Finding the Sacred with Nature Photography
In Beth and David Booram’s book When Faith Becomes Sight, they take time in their second chapter to talk about transcendent moments. When I hear the word transcendent, I think of something extraordinary or something spiritually way beyond me, but they explain that these moments don’t have to necessarily be rapturous or extraordinary. They write, “ . . .these experiences with the sacredness of someone, something, or some place that take you beyond the horizons of your current awareness may be encountered in ordinary events.” Beth and David explain that these times where you are taken beyond yourself “awaken you to God in and beyond the veil of temporal existence and remind you of the magnitude and mystery of the Creator and Sustainer of Life.”
Whew, that can seem like a lot, but when I slow down and think of the simple moments of sacredness in my own life, the concept of transcendent moments becomes much easier. The morning light swaying back and forth on my countertop as I get my tea. The evening sky aglow with coral clouds. Five minutes of prayer as I sit with legs crisscrossed on my bedroom floor. A much-needed chat with a friend. Family gathered around the table. In these quiet, everyday, sometimes humble occurrences, I feel God’s presence in the physical world.
Maybe that is why over the years I’ve grown more and more tied to nature. Whether it’s at the foot of a mountain or the sweet face of a young white-tailed deer or my boots sinking in a muddy marsh, I feel – yes, there is more to this place, more to this physical world than I can explain. When the wind caresses my face, when a green heron lands over my shoulder, when a mother moose nuzzles her newborn calf, when my heart feels like it is going to burst after seeing a grizzly and her cubs – I am taken by the majesty of God and his willingness to breathe his kindness over me. I’m reminded that joy is right there across the veil. Kindness and goodness are within reach. The God of the Universe not only created this majestic world, he takes time to let personal words of encouragement fall over me.
In Rocky Mountain National Park there is an entrance to the Cub Lake Trailhead in the Moraine Valley. You walk over a little bridge and water rushes under your feet. You follow the path and the water follows alongside for a while; you might even see a fly fisher or two and kids dipping their feet in the cool water. Then the dirt trail leads you gradually up and around boulders, welcoming you to a view over the whole valley. Depending on the weather or season, you could see a storm rolling in over the peaks, snowflakes glistening down through fog, or sun shining over the grasses and wildflowers. I remember seeing two herds of elk, all cows, calling and bugling to one another from opposite sides, eventually meeting in the middle and then circling one female who we thought might be about to give birth.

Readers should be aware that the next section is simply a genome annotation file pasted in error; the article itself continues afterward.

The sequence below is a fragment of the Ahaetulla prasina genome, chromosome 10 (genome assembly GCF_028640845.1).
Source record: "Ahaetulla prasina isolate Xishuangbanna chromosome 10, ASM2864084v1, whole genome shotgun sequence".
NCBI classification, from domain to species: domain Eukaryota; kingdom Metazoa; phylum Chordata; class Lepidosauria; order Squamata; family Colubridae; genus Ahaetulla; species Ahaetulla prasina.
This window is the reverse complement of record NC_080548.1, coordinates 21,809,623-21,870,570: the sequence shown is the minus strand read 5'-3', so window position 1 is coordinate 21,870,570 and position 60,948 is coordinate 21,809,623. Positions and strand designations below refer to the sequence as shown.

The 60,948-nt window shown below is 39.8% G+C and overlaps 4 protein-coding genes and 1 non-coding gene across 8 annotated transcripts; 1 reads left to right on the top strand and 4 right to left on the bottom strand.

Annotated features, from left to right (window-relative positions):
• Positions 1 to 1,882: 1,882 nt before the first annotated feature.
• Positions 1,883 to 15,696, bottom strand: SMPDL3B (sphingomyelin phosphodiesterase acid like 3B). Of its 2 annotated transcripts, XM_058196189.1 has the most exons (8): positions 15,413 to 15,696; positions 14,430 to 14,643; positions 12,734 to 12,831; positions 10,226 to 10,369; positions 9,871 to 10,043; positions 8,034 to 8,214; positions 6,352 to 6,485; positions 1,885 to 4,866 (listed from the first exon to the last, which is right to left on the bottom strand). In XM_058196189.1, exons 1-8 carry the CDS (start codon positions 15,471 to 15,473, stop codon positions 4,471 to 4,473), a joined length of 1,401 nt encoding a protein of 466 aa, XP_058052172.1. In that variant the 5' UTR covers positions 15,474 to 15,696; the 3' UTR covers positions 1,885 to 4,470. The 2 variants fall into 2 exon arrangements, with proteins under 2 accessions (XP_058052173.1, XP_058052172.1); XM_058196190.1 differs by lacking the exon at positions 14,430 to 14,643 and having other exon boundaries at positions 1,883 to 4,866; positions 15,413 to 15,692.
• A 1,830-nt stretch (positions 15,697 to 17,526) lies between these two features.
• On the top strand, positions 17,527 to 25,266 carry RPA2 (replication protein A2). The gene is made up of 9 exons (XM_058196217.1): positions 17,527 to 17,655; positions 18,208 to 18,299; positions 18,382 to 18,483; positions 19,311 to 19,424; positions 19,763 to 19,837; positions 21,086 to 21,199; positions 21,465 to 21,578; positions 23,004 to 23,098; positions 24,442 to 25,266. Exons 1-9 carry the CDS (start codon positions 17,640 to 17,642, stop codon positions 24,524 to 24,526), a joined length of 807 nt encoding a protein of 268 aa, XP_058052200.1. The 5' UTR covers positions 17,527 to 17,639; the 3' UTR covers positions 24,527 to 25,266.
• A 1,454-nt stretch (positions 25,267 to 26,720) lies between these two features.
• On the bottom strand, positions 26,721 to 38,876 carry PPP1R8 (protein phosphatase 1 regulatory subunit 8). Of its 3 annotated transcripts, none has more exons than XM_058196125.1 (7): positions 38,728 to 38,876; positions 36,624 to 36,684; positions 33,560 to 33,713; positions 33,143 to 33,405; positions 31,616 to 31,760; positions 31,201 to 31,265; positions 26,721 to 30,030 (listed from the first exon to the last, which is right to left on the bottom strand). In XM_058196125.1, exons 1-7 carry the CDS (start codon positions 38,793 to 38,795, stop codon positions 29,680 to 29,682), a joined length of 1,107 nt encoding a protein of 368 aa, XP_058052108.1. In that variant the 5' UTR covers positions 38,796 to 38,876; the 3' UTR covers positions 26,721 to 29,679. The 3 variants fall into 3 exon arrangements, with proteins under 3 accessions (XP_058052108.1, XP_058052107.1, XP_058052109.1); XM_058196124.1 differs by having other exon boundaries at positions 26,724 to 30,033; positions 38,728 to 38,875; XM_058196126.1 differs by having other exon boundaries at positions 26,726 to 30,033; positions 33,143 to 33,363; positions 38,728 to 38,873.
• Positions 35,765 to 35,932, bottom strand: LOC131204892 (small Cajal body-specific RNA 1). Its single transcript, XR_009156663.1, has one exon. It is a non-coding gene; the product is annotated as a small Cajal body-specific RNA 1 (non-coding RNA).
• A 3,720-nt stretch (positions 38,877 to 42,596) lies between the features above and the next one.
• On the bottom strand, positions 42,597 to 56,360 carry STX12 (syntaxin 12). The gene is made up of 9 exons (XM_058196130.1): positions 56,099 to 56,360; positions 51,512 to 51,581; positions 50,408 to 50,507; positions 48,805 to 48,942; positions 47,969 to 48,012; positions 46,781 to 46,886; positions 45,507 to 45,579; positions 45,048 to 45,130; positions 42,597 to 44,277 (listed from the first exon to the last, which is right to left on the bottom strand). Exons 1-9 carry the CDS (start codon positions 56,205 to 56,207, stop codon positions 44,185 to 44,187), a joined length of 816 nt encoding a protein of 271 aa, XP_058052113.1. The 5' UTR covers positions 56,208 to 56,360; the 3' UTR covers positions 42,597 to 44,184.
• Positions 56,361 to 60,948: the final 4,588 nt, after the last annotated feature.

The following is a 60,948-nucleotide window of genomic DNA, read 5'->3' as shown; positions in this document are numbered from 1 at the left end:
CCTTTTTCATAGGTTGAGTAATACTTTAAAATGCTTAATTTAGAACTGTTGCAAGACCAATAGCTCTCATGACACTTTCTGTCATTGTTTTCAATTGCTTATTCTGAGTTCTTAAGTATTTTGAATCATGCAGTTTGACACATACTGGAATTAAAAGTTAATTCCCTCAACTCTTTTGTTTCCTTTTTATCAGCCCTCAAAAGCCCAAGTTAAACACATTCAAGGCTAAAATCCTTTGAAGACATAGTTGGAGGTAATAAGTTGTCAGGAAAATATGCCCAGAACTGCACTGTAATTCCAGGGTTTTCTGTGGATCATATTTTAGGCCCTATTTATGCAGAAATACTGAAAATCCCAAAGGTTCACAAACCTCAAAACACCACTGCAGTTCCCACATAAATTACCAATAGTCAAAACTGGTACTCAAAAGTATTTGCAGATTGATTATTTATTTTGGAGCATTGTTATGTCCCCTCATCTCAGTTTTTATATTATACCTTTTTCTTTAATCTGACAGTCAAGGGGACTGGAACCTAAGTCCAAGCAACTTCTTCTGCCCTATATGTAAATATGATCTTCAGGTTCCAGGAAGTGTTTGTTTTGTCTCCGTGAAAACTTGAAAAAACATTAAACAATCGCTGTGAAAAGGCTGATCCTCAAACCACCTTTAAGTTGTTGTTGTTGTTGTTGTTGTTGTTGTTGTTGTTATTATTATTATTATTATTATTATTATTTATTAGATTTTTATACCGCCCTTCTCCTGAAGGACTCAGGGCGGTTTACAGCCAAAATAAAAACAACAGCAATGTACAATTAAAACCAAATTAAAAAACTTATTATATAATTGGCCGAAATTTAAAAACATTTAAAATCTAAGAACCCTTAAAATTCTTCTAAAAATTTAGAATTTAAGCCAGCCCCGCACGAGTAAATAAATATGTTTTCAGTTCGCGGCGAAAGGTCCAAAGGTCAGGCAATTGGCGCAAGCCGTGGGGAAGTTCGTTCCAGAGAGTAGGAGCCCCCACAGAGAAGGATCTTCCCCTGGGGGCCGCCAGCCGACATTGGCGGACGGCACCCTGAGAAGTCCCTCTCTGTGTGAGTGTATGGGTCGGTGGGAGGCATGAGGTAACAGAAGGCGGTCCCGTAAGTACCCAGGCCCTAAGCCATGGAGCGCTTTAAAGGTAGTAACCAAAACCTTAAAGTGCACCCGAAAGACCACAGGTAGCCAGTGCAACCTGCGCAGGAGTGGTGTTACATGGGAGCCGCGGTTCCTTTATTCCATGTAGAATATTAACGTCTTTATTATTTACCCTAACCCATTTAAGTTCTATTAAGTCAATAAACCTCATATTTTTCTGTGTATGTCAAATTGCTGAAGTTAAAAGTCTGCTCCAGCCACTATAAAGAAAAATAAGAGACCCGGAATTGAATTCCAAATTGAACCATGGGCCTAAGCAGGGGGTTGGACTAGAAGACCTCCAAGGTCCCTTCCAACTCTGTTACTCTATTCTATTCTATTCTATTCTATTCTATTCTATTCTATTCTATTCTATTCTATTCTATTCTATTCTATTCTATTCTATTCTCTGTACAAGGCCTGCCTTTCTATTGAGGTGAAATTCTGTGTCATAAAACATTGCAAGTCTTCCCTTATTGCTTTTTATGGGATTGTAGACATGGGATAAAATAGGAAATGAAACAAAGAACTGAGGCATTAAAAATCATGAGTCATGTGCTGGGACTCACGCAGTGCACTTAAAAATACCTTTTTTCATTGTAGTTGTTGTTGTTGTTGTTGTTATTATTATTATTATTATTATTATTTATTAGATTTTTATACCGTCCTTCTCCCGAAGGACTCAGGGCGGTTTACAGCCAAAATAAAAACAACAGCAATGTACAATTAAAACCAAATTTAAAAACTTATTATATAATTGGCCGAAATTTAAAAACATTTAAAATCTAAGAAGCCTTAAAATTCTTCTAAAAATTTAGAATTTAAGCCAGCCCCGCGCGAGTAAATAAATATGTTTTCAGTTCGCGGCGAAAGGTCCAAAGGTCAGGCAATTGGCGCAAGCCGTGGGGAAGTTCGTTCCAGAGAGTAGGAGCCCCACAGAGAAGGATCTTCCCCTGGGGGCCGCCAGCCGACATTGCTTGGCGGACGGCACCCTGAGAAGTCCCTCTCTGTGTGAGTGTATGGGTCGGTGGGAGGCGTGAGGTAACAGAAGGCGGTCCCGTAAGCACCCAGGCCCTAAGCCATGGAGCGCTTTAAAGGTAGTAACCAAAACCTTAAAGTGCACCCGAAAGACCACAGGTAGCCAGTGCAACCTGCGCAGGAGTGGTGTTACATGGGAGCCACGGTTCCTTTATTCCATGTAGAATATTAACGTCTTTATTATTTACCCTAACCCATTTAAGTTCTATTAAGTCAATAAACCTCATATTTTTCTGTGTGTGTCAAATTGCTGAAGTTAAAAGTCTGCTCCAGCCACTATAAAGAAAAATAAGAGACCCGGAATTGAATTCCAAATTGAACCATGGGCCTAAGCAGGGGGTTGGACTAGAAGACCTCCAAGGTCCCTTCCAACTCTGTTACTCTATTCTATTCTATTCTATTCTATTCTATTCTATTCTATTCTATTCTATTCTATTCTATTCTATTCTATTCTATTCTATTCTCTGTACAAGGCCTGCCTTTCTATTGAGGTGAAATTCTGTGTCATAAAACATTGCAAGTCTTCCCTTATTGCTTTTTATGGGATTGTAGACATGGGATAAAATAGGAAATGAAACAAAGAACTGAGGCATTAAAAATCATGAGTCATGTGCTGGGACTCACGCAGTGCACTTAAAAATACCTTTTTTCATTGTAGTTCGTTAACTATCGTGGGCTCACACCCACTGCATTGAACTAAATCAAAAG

At this spot there is a huge boulder my kids like to sit on. And with help or lots of determination, they can climb up and peer out over the whole valley. Normally, this kind of spot would be a time to stand and give a silly pose, but this certain place immediately calls us to silent reflection. I have numerous photos of my kiddos sitting there, looking over the misty valley and taking it all in. This spot is more than a rock; it transcends our earthly expectations and calls us to something larger than ourselves.
I’ve felt this so many times while out in nature with my camera, and usually it’s when I’ve needed it most. I hear . . .
You are enough.
You are mine.
I created you for my purposes, and I am with you.
I am in all of this.
You are created in my image and are very very good.
Do not be afraid.
I am “reassured,” as Beth and David explain, that “God is solidly and purposefully involved” in my life – even through nature and wildlife photography.
So as I look back on 2020, I can’t help but close my eyes and be thankful for moments of wonder, mystery, and beauty placed before me. Whatever that source is for you, may we be open and expectant for transcendent moments as this new year unfolds.